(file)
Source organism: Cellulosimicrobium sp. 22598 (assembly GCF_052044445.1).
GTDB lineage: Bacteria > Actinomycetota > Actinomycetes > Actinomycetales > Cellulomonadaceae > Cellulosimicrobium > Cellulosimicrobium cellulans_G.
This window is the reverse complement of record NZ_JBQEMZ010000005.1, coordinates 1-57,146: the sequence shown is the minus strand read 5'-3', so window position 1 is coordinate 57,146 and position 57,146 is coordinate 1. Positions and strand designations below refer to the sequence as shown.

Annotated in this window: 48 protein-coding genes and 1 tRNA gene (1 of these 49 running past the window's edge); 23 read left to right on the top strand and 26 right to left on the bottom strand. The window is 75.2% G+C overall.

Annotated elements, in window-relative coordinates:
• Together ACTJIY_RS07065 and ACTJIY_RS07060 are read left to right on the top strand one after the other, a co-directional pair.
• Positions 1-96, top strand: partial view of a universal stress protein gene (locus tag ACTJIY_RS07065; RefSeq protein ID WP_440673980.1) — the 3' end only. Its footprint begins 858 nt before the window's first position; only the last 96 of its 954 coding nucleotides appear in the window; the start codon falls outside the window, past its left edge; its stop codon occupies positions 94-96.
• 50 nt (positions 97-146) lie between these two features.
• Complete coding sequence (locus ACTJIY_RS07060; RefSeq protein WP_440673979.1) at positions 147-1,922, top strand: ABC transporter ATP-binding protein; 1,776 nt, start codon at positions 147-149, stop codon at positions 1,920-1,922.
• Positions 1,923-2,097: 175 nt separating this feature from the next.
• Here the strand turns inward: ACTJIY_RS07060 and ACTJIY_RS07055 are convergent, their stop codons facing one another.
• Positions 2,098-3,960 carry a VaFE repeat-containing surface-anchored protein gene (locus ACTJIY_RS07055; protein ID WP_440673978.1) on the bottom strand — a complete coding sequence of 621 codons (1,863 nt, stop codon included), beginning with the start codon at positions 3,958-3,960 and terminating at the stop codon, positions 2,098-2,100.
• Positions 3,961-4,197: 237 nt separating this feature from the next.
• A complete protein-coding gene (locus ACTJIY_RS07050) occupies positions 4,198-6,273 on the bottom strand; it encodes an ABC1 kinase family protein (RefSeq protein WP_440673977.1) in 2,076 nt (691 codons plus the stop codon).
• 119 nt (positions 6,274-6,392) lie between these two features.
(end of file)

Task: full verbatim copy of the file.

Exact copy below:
Source organism: Cellulosimicrobium sp. 22598 (assembly GCF_052044445.1).
GTDB lineage: Bacteria > Actinomycetota > Actinomycetes > Actinomycetales > Cellulomonadaceae > Cellulosimicrobium > Cellulosimicrobium cellulans_G.
This window is the reverse complement of record NZ_JBQEMZ010000005.1, coordinates 1-57,146: the sequence shown is the minus strand read 5'-3', so window position 1 is coordinate 57,146 and position 57,146 is coordinate 1. Positions and strand designations below refer to the sequence as shown.

Annotated in this window: 48 protein-coding genes and 1 tRNA gene (1 of these 49 running past the window's edge); 23 read left to right on the top strand and 26 right to left on the bottom strand. The window is 75.2% G+C overall.

Annotated elements, in window-relative coordinates:
• Together ACTJIY_RS07065 and ACTJIY_RS07060 are read left to right on the top strand one after the other, a co-directional pair.
• Positions 1-96, top strand: partial view of a universal stress protein gene (locus tag ACTJIY_RS07065; RefSeq protein ID WP_440673980.1) — the 3' end only. Its footprint begins 858 nt before the window's first position; only the last 96 of its 954 coding nucleotides appear in the window; the start codon falls outside the window, past its left edge; its stop codon occupies positions 94-96.
• 50 nt (positions 97-146) lie between these two features.
• Complete coding sequence (locus ACTJIY_RS07060; RefSeq protein WP_440673979.1) at positions 147-1,922, top strand: ABC transporter ATP-binding protein; 1,776 nt, start codon at positions 147-149, stop codon at positions 1,920-1,922.
• Positions 1,923-2,097: 175 nt separating this feature from the next.
• Here the strand turns inward: ACTJIY_RS07060 and ACTJIY_RS07055 are convergent, their stop codons facing one another.
• Positions 2,098-3,960 carry a VaFE repeat-containing surface-anchored protein gene (locus ACTJIY_RS07055; protein ID WP_440673978.1) on the bottom strand — a complete coding sequence of 621 codons (1,863 nt, stop codon included), beginning with the start codon at positions 3,958-3,960 and terminating at the stop codon, positions 2,098-2,100.
• Positions 3,961-4,197: 237 nt separating this feature from the next.
• A complete protein-coding gene (locus ACTJIY_RS07050) occupies positions 4,198-6,273 on the bottom strand; it encodes an ABC1 kinase family protein (RefSeq protein WP_440673977.1) in 2,076 nt (691 codons plus the stop codon).
• 119 nt (positions 6,274-6,392) lie between these two features.